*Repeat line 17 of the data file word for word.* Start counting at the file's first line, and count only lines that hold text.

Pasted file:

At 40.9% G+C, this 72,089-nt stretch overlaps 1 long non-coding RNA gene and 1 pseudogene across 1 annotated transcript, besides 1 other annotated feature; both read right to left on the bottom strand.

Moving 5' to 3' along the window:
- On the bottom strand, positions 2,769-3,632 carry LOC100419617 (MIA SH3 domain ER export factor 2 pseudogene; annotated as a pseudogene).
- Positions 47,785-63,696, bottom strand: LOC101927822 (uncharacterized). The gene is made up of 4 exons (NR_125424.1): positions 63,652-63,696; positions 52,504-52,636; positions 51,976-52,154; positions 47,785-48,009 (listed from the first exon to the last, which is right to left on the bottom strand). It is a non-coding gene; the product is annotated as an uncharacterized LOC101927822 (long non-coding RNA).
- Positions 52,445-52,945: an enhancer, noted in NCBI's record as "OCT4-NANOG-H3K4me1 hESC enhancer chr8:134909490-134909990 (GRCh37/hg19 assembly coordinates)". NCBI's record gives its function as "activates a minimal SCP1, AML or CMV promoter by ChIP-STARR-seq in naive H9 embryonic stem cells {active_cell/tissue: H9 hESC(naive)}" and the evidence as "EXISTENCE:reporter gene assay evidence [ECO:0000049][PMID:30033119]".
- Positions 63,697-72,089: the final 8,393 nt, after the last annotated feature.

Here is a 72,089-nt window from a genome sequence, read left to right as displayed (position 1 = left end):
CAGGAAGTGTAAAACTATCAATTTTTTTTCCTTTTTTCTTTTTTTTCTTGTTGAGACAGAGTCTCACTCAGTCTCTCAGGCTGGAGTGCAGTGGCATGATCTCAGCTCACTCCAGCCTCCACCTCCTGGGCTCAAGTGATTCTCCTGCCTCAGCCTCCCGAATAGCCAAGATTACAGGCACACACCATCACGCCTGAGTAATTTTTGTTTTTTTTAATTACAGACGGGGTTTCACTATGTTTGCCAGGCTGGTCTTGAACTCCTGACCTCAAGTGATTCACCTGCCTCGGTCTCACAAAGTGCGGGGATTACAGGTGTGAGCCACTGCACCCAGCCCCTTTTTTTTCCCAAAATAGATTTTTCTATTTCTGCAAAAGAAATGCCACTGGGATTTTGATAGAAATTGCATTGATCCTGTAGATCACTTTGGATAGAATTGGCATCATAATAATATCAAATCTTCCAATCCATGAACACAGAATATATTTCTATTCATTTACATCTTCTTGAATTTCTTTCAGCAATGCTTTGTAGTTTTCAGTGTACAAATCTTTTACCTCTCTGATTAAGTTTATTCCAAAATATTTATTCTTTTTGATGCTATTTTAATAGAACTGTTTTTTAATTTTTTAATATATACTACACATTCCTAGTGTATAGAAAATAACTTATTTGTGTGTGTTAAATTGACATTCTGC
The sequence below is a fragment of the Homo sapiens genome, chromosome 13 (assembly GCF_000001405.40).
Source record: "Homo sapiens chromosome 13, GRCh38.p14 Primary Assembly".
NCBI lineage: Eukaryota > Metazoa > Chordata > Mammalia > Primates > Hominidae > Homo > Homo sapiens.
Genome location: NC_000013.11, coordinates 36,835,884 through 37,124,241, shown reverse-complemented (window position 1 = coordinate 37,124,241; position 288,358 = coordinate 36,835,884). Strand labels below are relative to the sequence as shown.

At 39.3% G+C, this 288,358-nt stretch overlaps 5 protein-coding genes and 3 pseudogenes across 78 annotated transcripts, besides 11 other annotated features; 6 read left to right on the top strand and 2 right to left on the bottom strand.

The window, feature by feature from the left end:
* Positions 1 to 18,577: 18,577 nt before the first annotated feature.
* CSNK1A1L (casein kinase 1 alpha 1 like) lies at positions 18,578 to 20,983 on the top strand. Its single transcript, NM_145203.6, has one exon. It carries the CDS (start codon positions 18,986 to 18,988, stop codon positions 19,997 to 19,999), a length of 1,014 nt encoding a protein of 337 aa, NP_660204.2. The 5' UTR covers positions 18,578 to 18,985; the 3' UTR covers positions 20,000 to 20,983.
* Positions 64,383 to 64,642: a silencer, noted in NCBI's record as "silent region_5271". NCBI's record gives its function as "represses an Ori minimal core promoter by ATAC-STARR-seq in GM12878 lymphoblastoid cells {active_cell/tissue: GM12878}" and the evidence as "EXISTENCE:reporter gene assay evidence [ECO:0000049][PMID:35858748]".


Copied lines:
* Positions 64,383 to 64,642: a silencer, noted in NCBI's record as "silent region_5271". NCBI's record gives its function as "represses an Ori minimal core promoter by ATAC-STARR-seq in GM12878 lymphoblastoid cells {active_cell/tissue: GM12878}" and the evidence as "EXISTENCE:reporter gene assay evidence [ECO:0000049][PMID:35858748]".